Anti-abortion advocates often suggest that many women die each year at abortion clinics, giving them yet another bullet point for their “fact sheet” outlining their reasons for opposing abortion.   I don’t know where they get their “facts,” but let’s discuss this issue for a minute.

It is well documented that hundreds and maybe thousands of women died of illegal or self-induced abortions in the years before abortion became legal in this country.  Whether abortion is legal or not, it is axiomatic that women at times feel it is absolutely necessary to abort and, in the days before Roe v. Wade, they would resort to some outrageous methods of terminating their pregnancy.  The woman would first do some very quiet research, looking for a doctor who was willing to perform the illegal abortion.  Oftentimes, if they found one, that doctor would not be reputable yet many women still had the so-called “back alley abortion.”  The emergency rooms were filled with women who were seriously harmed by these fly by nighters.  Many of those women never made it to the emergency room.

To digress for a moment, I always wondered why the pro-choice movement did not resort to more graphic arguments by showing pictures of women lying in pools of blood after an illegal abortion?  Pictures are indeed worth a thousand words and I fear that the younger generations are losing the perspective of the days of illegal abortions.

If the woman could not find a doctor, there were some women out there who would perform abortions.  While they were better intentioned and certainly more sensitive to the woman’s needs, they were not trained medical personnel so they had their share of botched abortions.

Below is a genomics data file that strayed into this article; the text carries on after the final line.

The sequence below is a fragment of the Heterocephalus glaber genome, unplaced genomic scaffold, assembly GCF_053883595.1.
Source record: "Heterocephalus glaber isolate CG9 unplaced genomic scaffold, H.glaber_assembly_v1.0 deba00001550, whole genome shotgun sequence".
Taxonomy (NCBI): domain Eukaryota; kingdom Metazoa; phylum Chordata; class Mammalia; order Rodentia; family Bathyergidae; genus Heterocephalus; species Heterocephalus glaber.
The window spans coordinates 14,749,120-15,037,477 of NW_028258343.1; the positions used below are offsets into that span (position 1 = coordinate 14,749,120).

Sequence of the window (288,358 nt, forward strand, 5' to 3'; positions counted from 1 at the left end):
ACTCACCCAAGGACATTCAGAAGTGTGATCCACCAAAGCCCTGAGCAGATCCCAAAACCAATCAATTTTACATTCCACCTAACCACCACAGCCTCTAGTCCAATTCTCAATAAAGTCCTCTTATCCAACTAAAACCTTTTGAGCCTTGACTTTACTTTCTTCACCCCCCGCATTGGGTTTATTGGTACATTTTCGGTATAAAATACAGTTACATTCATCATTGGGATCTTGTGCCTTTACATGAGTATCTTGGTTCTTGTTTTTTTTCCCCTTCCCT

If the women could find no one to do it, they may have actually performed an abortion on themselves.  One of the everlasting political symbols of the pro-choice movement is the coat hanger, a device that many women used to abort their pregnancy.  Or, they would concoct some solution and drink it, thinking it would kill the fetus.  The horror stories are well documented, although many pro-lifers suggest that they’re made up.

Today, when a woman dies of an abortion it makes headlines in the local papers.  I guess that really is the good news, i.e., that it is so rare that it becomes a story for the press.  I haven’t looked at the statistics lately, but when I was involved in the movement there were maybe 2 deaths a year.  And, for the most part, the deaths were not related to the actual abortion procedure but to something ancillary, like the anesthesia.   But when there is a death, it casts a pall on the entire field of abortion providers.

One morning in June, 1996, I got a call from a clinic director who was in tears.  When she finally gained her composure, she told me that a patient at her clinic had died on the surgery table early that morning.  She had died of an embolism, something that no one could have predicted.  Later investigations determined that the clinic and doctor were not responsible.  But to this day, I’ll never forget the mass depression that spread throughout the universe of abortion providers.  Her staff was barraged with emails, telephone calls and letters, urging them to keep moving forward.  The point is the death was so unusual that it evoked an incredible nationwide reaction amongst her peers.

When a woman enters a clinic – any medical clinic – and has surgery, there is a chance she can die.

Prior to the legalization of abortion, however, the chances of dying were much, much higher….